As the International Atomic Energy Agency in Vienna was concluding a conference on how to make radioactive waste globally secure, Czech police were arresting two men for trying to sell enough material to make a massive so-called "dirty bomb."
Undercover Czech officers arrested two men in a "sting" operation for trying to sell them three kilograms of radioactive material. The men, who were from Slovakia, were arrested in their hotel room in the Czech town of Brno as they were counting $700,000 handed over in the deal.
The Czech nuclear safety office says the material confiscated probably came from somewhere in the former Soviet bloc and could be used to make a so-called dirty bomb powerful enough to make a large town uninhabitable.
(A dirty bomb uses conventional explosives to disperse radioactive material. It does not produce a nuclear explosion.)
As the arrests in the Czech Republic were made, IAEA scientists in nearby Vienna were winding up a two-week conference on improving security for radioactive waste. The IAEA says only 33 countries have agreed to a legal convention on common safety standards.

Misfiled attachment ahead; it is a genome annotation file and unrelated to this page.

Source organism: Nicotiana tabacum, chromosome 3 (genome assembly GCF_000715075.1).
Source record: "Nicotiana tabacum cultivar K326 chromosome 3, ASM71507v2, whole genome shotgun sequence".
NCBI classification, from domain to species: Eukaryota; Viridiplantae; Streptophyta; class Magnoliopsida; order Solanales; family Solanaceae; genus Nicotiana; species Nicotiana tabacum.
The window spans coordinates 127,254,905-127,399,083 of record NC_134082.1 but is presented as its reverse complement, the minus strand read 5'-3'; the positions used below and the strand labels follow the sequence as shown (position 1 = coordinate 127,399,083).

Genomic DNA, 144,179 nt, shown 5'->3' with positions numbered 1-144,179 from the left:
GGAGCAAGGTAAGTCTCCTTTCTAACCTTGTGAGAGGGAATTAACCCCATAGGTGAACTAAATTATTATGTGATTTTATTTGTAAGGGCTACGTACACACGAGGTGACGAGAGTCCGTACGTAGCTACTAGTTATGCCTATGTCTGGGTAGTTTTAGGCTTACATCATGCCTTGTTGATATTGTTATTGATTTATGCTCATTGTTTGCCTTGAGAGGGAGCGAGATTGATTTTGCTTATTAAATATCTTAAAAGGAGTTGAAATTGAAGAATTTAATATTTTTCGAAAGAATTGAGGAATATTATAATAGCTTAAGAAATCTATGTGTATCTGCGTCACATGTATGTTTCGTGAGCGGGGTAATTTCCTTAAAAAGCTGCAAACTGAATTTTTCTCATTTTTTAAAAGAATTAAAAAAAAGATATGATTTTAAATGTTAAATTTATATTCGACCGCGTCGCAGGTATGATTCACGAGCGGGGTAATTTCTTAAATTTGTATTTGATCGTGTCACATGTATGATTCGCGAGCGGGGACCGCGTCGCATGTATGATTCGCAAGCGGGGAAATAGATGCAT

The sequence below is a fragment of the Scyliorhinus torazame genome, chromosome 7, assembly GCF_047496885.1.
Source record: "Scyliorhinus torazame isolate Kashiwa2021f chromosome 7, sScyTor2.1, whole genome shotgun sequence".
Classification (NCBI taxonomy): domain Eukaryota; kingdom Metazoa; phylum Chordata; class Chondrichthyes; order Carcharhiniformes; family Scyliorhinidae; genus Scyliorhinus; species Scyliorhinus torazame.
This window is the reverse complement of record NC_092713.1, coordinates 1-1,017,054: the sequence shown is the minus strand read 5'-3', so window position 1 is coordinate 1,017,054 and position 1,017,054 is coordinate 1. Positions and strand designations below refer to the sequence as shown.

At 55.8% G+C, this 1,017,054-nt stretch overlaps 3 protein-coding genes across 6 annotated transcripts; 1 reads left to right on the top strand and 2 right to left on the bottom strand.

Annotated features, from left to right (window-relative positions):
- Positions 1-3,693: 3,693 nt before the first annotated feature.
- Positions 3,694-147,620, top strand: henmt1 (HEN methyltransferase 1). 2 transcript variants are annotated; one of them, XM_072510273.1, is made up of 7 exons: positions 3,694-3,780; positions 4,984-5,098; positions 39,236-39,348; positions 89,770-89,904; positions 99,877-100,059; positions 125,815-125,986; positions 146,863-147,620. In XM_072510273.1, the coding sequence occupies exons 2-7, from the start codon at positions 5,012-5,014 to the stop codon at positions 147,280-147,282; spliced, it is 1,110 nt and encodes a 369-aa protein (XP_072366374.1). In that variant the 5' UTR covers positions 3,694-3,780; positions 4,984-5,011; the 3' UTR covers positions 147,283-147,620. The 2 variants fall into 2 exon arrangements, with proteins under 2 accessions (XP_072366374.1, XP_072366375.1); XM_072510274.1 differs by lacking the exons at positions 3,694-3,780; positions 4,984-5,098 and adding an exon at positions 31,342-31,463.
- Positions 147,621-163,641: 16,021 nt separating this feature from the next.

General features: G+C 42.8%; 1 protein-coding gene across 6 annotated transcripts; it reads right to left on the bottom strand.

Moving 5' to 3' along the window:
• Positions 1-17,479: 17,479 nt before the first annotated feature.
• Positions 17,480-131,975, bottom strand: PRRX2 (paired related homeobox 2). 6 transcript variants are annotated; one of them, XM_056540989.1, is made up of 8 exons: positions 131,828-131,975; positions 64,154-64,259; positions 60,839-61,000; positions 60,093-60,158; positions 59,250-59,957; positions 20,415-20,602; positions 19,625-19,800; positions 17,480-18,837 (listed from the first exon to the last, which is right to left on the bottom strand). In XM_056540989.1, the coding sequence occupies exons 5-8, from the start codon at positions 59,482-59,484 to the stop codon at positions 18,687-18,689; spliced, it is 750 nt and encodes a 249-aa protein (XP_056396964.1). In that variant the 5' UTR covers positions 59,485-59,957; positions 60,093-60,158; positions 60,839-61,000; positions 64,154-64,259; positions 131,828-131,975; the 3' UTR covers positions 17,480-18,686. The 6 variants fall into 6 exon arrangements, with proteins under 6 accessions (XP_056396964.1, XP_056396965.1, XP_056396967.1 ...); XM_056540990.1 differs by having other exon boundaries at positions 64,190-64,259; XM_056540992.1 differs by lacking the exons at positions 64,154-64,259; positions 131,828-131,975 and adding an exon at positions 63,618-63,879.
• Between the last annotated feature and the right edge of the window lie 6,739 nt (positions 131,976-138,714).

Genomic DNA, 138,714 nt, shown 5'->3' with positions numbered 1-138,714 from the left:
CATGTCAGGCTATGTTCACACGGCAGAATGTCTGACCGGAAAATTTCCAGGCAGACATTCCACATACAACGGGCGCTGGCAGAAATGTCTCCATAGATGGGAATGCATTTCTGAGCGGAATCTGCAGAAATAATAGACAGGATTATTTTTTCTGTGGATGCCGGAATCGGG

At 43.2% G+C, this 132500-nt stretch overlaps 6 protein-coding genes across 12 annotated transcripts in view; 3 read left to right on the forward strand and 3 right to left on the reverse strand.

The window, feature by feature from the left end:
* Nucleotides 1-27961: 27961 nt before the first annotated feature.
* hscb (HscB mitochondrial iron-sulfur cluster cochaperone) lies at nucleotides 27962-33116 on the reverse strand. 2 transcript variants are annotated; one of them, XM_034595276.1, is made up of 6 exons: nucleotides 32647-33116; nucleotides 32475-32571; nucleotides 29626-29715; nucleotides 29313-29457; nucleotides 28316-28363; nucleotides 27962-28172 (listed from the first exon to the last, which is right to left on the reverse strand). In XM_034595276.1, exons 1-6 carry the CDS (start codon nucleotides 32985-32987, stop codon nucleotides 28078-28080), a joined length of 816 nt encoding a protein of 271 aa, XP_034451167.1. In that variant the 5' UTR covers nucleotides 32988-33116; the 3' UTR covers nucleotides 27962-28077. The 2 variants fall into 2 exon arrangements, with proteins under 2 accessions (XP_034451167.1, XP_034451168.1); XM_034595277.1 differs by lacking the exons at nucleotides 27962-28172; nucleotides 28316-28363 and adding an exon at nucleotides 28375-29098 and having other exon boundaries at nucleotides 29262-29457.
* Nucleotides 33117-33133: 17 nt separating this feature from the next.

Gordon Linsley, head of waste safety at the IAEA, says radioactive material is widely used in innocent pursuits, for example, to check the welding in pipelines.
"It is not uncommon for these radioactive sources to go missing, and there have been rather large sources from the former Soviet Union which were used for various purposes, and there have been a number of incidents with these being found in the environment and the agency has been engaged in trying to recover these," he said.
Mr. Linsley said he is disappointed that most of the countries in the Middle East and the former Soviet Union have so far not agreed to the convention.
He says radioactive sources can be stolen relatively easily from nuclear waste dumps left unguarded or from hospitals and factories. Terrorists could then buy the material on the black market and assemble a simple dirty bomb that could scatter radioactive material causing panic, contamination and deaths.